Frequently Asked Questions About Veterans Disability Benefits Claims
Veterans and their families often have very similar questions about navigating the VA disability benefits process. Here, we have answered some of the most frequently asked questions we receive. Please browse these questions and answers to learn more.
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What is a service-connected disability?
If you are applying for disability benefits with the Department of Veterans Affairs (VA) as a member of the armed forces, you must be eligible for these benefits. One of the first things that you will need to show is that your disability or illness is connected to your military service. This is also called showing that you have a service-connected disability.
Ways of Establishing a Service-Connected Disability
There are five basic ways to show that you have a service-related disability that entitles you to benefits. They include the following:
- Direct Service Connection. A direct service connection can be shown if there is a specific incident that is linked to an illness or disability. For example, if a Veteran becomes paralyzed as a result of gun shot or a helicopter crash while in combat, he can show the direct service connection between his disability and service in the military. Hearing loss due to repetitive exposure to extremely loud noises would fall under this category as well (see Tinnitus).
- Presumed service connection. Some illnesses and disabilities are presumed to be service-connected by the VA. The VA has a list of these conditions and the length of time a Veteran would be presumed to be disabled. Examples of presumed medical conditions include chronic illnesses, tropical illnesses, tuberculosis, and multiple sclerosis as long as the disability rating is 10 percent or more.
- Pre-existing injury. A pre-existing injury can be used to establish a service-connected disability if the Veteran had the medical condition prior to his service in the military and it was made worse by an event while he was serving. In most cases, the pre-existing injury or disability must be noted on the serviceman’s initial medical exam.
- Secondary service condition. A secondary service condition is one where one service-related disability causes another one. The second disability may not be connected to the veteran’s service, but would not have occurred if he did not have the first service-connected illness or disability. For example, if a serviceman contracted tuberculosis, which is presumed to be service-connected, and suffered hearing loss due to taking medication with this as a possible side effect, his hearing loss would be considered caused by the first service-related illness.
- Treatment by VA. If a Veteran suffers an injury due to his medical treatment by the VA, this would automatically be considered a service-related disability.
If you are a member of the armed forces and are disabled due to your service, our experienced VA disability attorneys can help you file your application and gather the evidence you need to ensure that you receive the benefits you deserve. To learn more about how we can assist you, fill out our convenient online form.
Why should I hire a VA disability attorney instead of using a VSO?
Many injured Veterans rely on Veterans Service Organizations (VSOs) for help when pursuing Department of Veterans Affairs (VA) claims. VSOs are typically non-profits run by volunteers that are established to support Veterans. Some of the most popular VSOs include American Veterans, Disabled American Veterans, The American Legion, and Veterans of Foreign Wars. Representation by VSOs offers some advantages, but there are drawbacks, as well.
Veterans Service Organizations
Representation by a VSO offers some important advantages, including:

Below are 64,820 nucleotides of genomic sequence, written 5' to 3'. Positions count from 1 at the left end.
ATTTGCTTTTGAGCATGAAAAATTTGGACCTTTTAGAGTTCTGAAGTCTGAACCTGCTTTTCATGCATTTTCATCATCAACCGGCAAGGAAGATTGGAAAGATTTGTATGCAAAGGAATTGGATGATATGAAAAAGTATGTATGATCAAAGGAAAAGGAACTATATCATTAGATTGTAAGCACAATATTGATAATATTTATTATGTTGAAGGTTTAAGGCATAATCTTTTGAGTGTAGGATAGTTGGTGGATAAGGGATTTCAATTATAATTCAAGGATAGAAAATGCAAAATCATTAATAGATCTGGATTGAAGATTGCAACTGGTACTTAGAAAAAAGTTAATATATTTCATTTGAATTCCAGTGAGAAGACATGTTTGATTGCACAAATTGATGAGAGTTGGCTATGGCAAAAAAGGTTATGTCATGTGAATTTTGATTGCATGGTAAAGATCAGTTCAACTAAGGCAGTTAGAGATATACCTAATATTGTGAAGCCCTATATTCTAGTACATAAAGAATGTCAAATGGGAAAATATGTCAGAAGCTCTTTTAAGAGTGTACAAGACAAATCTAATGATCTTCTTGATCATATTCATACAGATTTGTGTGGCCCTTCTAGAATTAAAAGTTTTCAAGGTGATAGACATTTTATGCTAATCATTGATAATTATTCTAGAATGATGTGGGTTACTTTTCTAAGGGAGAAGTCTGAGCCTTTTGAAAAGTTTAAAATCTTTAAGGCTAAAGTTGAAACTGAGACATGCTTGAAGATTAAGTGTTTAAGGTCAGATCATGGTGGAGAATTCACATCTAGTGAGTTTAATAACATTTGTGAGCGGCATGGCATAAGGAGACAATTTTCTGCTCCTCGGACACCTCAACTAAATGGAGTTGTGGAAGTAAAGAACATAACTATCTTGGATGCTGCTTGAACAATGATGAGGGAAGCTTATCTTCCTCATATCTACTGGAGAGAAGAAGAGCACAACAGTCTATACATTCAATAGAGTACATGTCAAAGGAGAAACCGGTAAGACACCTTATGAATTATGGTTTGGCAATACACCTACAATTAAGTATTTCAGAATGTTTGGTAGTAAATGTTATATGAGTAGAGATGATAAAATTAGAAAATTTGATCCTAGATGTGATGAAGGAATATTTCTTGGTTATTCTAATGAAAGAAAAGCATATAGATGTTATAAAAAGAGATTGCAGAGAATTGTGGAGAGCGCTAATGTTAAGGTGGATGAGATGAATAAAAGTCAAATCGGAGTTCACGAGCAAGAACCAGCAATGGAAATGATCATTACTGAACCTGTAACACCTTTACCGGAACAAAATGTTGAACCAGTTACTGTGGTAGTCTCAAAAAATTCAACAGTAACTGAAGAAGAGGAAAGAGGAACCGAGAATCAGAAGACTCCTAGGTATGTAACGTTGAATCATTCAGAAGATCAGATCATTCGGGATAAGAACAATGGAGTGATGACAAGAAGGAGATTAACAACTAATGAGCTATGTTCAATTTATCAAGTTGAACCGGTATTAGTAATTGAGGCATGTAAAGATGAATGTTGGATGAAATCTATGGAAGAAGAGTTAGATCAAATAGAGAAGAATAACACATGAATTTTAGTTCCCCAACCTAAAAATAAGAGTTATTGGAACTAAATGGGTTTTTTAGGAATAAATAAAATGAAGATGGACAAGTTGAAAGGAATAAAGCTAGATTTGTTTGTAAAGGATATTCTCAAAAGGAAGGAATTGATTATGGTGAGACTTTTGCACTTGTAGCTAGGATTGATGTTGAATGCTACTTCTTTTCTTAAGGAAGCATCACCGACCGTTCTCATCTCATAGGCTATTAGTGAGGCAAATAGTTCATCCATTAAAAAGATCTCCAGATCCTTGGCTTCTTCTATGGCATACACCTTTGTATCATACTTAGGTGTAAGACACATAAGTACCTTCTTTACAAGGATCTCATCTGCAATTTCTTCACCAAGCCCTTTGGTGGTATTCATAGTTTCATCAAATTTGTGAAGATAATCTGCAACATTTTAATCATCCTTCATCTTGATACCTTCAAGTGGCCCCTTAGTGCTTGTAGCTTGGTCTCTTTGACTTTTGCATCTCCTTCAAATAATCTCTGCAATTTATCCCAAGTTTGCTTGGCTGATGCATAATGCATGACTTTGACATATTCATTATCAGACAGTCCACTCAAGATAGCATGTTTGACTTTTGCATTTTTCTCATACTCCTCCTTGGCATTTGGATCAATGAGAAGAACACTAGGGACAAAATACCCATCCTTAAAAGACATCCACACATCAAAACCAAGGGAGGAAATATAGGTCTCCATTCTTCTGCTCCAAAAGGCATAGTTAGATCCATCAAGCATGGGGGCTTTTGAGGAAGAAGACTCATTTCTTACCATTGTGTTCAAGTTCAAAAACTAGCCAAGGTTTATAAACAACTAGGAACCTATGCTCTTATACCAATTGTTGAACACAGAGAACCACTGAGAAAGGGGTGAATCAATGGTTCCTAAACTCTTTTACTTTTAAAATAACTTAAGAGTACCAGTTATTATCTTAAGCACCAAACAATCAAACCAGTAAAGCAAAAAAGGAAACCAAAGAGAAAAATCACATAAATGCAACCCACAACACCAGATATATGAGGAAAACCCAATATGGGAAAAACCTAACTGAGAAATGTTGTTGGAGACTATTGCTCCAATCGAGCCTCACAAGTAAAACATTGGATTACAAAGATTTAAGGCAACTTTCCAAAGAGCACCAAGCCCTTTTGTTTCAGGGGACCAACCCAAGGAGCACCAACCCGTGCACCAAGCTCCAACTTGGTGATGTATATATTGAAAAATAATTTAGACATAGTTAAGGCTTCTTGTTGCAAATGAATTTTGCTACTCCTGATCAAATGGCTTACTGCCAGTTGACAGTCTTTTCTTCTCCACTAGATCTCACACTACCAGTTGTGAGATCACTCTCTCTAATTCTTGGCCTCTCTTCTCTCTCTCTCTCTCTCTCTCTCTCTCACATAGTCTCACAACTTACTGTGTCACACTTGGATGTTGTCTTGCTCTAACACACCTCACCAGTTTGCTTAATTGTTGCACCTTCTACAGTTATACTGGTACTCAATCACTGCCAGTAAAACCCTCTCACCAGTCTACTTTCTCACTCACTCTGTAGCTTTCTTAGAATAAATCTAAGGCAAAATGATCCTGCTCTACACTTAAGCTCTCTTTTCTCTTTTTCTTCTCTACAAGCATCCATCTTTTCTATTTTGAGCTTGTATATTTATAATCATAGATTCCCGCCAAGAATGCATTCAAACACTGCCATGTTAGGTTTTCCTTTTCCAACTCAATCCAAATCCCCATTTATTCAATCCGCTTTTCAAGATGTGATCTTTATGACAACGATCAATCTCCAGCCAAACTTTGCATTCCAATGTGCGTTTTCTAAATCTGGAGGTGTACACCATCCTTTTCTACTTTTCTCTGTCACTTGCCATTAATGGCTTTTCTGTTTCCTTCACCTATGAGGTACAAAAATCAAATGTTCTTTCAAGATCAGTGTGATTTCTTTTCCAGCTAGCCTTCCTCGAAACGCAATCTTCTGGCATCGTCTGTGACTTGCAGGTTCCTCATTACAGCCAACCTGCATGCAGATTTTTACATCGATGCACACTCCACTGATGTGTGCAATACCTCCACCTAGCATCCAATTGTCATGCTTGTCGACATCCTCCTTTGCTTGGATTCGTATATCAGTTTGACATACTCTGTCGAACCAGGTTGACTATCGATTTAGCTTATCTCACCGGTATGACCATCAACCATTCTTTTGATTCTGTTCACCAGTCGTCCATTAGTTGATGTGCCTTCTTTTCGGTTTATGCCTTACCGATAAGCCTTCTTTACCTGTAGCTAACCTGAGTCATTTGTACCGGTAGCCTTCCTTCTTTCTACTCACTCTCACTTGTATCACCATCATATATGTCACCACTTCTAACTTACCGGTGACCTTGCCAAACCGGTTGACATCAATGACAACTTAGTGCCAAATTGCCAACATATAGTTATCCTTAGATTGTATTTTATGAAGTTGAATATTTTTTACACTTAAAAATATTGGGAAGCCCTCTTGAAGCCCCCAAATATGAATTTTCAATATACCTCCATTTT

- Free help. VSOs typically assist Veterans with the filing of their disability claims free of charge. Veterans are not required to be a member of the organization to take advantage of their services.
- Relatable. Most VSOs were created by Veterans, for Veterans. This means that disabled Veterans can have a representative who understands what life in the military entails.
Veterans Disability Attorneys
While Veterans sometimes choose a VSO since the services are free, many Veterans have benefited considerably from hiring an attorney to guide them through their disability claim process. An experienced Veterans disability attorney can:
- Gather evidence. An attorney can locate various necessary pieces of documentation, such as medical bills and records, to support a disability claim.
- Request an independent medical exam. The VA often requires very precise information from a physician, and a doctor’s report may be rejected if this information is unsuitable or insufficient. An attorney can request an independent medical exam to ensure that the VA receives the information necessary to process the claim.
- Navigate VA claims and appeals. The VA claims and appeals processes are complicated, and the laws governing them are often difficult to understand. Attorneys know how to interpret the regulations that are applicable to a disability case.
Hiring a VA Disability Attorney
While there are no mandatory certifications or credentials for VSOs, Veterans disability attorneys must undergo years of education and training before they are permitted to represent Veterans. Hiring an attorney can significantly increase your likelihood of collecting benefits, by ensuring that you receive personalized attention when submitting or appealing your claim. To learn more about what a disability lawyer can do for you, call us today or complete the contact form on this page.
Can I afford to hire a VA disability attorney?
Hiring a lawyer to assist with a Department of Veterans Affairs (VA) claim is very affordable, thanks to the contingency fee arrangements that most disability attorneys use. Under a contingency fee agreement, a lawyer is only paid for legal services after the case has been won.
Contingency Fee Arrangements
Contingency fees are typically paid directly out of a Veteran’s lump sum payment from the VA, provided that the veteran and attorney have entered into a fee agreement that allows for this. The VA will send the percentage of past-due benefits specified in this fee agreement to the attorney, and will then send the Veteran the balance of the lump sum. Clients benefit from contingency fee arrangements in several important ways, including: